Pray As You Can, Not As You Can’t
Remember the words of Dom John Chapman, “Pray as you can, not as you can’t“. However, the first Christians found that meditating on the sacred scriptures was the preferred means of launching them into prayer and this was also true of all the saints. Through the scriptures they came to know and love Jesus and in him and through him they came to experience the love of his Father. William of St-Thierry said the “You will never love someone unless you know them, but you will never really know them unless you love them.”
The more you come to know Jesus the more you will love him, and then like all lovers, crave for union. But you cannot be united with the Jesus who once lived on this earth, for he no longer lives here as he did before. So, this is the moment in the spiritual ascent when love draws you up and into him as he is now, as meditation leads you into contemplation, into contemplating him in his risen glory. Then in, with and through him, into the contemplation of God the Father and of the glorious love that endlessly revolves between him and his Son.
The Love of God
No matter what sort of prayer a person chooses, there will still always be distractions, so don’t be discouraged. Let me reassure you by explaining the psychological dynamics that underpin all prayer, no matter what form it takes. The journey into God can be described as a journey from selfishness to selflessness. Whenever you choose to turn away from any distraction you are in fact performing an act of selflessness. If you turn away from fifty distractions in fifteen minutes you are in effect performing fifty acts of selflessness. As the only way you can learn to become a more selfless person and therefore more open to love is by performing selfless actions, then prayer is a school for love. It is the school where the essence of loving is learnt that opens you to receive God’s love in return.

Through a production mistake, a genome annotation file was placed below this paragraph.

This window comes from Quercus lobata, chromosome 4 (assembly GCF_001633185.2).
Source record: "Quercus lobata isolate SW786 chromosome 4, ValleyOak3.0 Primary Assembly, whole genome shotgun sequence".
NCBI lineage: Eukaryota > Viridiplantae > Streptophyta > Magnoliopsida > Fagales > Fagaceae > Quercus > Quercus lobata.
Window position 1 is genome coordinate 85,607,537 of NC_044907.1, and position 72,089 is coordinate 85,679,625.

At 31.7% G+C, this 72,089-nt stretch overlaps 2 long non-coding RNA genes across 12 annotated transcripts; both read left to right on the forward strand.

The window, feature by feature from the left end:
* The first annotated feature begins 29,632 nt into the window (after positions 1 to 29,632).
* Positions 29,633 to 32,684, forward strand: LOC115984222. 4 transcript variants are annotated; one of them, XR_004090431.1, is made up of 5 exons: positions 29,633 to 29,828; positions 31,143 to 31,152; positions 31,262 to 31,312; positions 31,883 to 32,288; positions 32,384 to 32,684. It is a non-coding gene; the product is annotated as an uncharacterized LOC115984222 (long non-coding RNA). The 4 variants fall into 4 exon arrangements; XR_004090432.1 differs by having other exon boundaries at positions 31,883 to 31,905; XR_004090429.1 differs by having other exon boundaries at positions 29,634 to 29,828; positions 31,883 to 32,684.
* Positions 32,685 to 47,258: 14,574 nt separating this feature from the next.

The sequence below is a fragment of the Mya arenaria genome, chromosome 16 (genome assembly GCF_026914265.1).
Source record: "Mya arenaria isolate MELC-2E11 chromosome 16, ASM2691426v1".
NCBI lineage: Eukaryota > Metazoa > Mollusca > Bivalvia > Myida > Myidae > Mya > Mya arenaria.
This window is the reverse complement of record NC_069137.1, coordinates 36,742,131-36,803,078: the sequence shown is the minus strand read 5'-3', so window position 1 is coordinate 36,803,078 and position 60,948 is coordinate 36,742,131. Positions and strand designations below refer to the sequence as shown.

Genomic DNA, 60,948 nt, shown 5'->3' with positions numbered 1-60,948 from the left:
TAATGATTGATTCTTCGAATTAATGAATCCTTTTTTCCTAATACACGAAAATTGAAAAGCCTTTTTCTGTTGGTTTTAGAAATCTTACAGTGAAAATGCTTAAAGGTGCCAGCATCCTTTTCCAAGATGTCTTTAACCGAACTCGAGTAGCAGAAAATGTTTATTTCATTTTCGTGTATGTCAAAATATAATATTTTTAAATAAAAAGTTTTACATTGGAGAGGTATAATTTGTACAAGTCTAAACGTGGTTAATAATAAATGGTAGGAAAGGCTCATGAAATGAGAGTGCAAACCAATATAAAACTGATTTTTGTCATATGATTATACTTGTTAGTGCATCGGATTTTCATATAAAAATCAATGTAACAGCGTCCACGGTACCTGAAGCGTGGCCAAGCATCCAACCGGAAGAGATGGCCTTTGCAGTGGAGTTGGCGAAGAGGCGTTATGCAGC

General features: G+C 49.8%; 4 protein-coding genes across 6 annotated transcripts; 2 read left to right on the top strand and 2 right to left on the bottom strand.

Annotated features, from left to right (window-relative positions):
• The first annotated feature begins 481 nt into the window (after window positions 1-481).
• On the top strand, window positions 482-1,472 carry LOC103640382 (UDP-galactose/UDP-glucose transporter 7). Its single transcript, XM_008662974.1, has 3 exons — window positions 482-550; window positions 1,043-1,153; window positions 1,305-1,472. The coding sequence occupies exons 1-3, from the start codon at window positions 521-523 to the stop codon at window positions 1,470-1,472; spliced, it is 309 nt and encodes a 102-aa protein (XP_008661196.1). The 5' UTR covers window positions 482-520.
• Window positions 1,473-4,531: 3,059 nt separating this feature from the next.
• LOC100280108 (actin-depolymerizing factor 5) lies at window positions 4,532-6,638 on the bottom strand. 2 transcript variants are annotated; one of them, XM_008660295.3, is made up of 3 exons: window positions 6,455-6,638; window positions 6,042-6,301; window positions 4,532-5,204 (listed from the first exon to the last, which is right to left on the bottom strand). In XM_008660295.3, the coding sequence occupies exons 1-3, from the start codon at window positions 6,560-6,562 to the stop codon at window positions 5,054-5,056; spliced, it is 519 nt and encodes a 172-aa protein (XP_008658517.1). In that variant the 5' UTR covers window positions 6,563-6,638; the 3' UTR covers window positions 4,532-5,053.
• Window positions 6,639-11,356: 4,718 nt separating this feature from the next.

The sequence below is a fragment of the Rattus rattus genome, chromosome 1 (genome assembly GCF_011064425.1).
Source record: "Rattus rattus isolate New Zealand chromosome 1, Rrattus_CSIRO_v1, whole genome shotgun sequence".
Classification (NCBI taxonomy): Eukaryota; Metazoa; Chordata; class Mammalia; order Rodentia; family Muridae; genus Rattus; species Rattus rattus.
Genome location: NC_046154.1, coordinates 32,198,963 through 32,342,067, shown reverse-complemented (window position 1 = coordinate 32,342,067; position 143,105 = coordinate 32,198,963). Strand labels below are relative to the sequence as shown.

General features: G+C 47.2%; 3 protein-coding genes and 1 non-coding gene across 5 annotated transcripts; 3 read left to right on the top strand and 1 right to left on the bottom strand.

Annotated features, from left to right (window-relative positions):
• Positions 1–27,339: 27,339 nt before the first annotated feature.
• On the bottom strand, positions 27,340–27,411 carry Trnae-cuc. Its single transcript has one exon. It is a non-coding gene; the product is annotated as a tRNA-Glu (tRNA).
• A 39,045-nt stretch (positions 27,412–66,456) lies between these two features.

The logic of this is such that even an Atheist should be able to appreciate the importance of putting aside time for practising selflessness that can alone make them into a perfect human being. It is only by practising selflessness that a person is open to receive the love that will alone make them fully human, whether it comes directly from God or from anyone else. A saint is just a word used to describe a man or a woman who possesses a quality of love denied to the rest of us. When we say that they are invariably men and women of prayer we are merely saying they must have spent years practising the selflessness that opens them to love – the love of God.
So you see, if you did not have distractions in your prayer you couldn’t practise the one indispensable ingredient that can open you to receive what you yearn for more than anything else. That is why St Teresa of Avila said you can’t really pray without distractions, and she knew a thing or two about prayer.
That’s consoling for all of us, is it not?